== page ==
It was a cold, long December and Bryan couldn’t take it anymore. He booked a flight to Phoenix, Arizona to leave the cold and memory of his wife behind. Her lilac perfume still lingered in the air, even though she passed away one year ago. He found himself lost in thought. Alana knew how much he loved golf and bought him personalized golf balls and tees from an online import store. She had them rushed delivered for his birthday and was thrilled to receive free shipping because she was a new client. Alana also bought herself a new pair of pumps. Bryan couldn’t remember the name of the store. He smiled. Alana loved her shoes! Bryan held the rose colored parchment in his hand and ran his fingers over it. It was the last time Alana used her ‘special’ paper. She always wrote heartfelt messages that cut through your soul. The bell on the timer went off and Bryan was brought back to reality. Alana’s behavior on the day she passed was incongruous. He still couldn’t put his finger on it, but something didn’t feel right about it.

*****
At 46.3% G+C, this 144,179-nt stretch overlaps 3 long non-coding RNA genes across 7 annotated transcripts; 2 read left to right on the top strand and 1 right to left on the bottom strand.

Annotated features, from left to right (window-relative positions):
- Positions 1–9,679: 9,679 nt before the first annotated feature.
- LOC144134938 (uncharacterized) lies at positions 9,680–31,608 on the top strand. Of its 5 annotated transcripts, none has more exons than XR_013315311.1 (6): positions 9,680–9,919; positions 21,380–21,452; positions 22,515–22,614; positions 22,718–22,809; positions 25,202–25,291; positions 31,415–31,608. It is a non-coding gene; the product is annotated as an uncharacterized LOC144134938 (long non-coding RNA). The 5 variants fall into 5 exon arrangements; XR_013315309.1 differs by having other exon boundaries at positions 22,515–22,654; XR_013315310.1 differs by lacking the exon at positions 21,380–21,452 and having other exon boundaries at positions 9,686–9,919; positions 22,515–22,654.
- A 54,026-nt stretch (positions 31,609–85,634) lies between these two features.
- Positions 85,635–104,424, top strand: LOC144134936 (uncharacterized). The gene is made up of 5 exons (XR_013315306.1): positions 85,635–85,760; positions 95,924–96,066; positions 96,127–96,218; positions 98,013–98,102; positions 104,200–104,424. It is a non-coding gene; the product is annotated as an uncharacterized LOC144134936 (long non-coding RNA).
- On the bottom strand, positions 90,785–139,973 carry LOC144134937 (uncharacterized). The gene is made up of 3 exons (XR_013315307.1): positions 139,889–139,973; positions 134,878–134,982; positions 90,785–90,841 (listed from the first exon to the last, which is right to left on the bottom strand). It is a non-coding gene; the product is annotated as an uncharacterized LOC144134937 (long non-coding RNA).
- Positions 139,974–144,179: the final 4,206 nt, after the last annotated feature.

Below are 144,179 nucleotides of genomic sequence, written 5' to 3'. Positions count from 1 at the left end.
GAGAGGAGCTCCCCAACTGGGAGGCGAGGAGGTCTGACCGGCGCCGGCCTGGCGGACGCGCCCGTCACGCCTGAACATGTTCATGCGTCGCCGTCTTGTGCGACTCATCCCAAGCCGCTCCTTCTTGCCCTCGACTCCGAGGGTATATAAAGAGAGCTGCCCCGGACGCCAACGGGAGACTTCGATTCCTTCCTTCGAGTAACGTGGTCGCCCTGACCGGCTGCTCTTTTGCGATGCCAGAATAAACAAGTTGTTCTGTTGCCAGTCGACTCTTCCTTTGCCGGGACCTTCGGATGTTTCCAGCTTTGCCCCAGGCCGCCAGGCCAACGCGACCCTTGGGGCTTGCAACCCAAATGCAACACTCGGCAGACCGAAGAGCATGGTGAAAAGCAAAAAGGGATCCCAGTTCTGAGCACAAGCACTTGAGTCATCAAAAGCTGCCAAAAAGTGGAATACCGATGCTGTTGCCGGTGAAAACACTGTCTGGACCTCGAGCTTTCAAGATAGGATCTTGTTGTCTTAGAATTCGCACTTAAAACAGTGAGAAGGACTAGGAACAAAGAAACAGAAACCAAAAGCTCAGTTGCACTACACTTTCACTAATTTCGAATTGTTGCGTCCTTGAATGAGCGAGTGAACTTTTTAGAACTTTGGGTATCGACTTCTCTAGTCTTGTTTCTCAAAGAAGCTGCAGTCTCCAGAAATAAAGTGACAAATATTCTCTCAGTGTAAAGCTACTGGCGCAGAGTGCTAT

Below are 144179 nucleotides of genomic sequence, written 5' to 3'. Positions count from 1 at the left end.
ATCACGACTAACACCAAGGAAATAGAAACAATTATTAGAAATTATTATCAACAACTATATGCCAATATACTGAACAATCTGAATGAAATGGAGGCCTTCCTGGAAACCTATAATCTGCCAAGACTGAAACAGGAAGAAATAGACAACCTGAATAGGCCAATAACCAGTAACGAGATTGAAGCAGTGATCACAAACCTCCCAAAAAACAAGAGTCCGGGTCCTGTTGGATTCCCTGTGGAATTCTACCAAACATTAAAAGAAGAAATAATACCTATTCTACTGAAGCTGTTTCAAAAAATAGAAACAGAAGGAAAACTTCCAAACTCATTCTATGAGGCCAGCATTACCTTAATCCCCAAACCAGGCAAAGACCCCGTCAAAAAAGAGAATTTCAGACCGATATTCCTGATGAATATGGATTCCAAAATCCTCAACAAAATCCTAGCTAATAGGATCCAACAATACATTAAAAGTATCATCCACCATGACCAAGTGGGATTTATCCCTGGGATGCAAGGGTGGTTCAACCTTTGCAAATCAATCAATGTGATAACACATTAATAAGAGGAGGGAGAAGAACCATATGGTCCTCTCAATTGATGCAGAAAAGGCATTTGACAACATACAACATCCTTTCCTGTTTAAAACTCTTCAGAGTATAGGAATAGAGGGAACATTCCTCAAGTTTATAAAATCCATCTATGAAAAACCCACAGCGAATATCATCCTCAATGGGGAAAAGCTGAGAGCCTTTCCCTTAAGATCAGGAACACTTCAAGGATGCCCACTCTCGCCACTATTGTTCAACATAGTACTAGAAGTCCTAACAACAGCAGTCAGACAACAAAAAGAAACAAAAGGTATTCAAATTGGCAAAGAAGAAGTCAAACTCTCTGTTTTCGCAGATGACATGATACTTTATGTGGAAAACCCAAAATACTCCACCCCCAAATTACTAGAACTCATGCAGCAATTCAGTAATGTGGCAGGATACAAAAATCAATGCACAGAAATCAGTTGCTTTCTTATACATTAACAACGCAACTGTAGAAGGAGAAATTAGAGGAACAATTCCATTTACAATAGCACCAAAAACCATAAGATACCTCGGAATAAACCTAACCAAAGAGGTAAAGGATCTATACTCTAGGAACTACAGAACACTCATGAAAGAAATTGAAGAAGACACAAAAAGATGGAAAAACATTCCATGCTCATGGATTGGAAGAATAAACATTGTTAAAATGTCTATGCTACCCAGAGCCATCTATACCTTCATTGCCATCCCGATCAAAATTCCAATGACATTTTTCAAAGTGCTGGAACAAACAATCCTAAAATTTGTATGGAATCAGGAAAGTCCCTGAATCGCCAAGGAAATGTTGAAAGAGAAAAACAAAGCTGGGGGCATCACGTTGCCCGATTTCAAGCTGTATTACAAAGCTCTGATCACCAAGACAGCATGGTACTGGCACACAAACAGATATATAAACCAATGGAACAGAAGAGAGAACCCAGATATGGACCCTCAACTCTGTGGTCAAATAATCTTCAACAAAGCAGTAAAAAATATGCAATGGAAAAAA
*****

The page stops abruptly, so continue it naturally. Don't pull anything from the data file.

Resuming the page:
• Lydia says:

      Ooh! I hope Bryan figures out why Alana wasn’t acting like herself before she died.

    • Chris Fries says:

      Wow, nice!  This pulled me in and left me wanting more.
       
      Opened some really great story questions:
       
      What was going on with Alana?  How did she die?  What was written on the note?  What is going on in Bryan’s mind, and why has he waited a year to let it stew?
       
      I’m eager to read more!
       

    • Shane Arthur says:

      @Rebecca: You planted quite a seed at the end. Well done. I want to know more.

    • Rebecca, you got game! This is an intriguing opening. I join everyone else in clamoring for more on this!
       
      Cheers,
       
      Mitch
       

    • Kelly says:

      Rebecca—From her lilac perfume onward, I was hooked. Lilac perfume just sounds perfectly like something that would set him into a nostalgic tailspin.

  11. Rebecca says:

    These are great stories!

  12. Tanja Cilia says: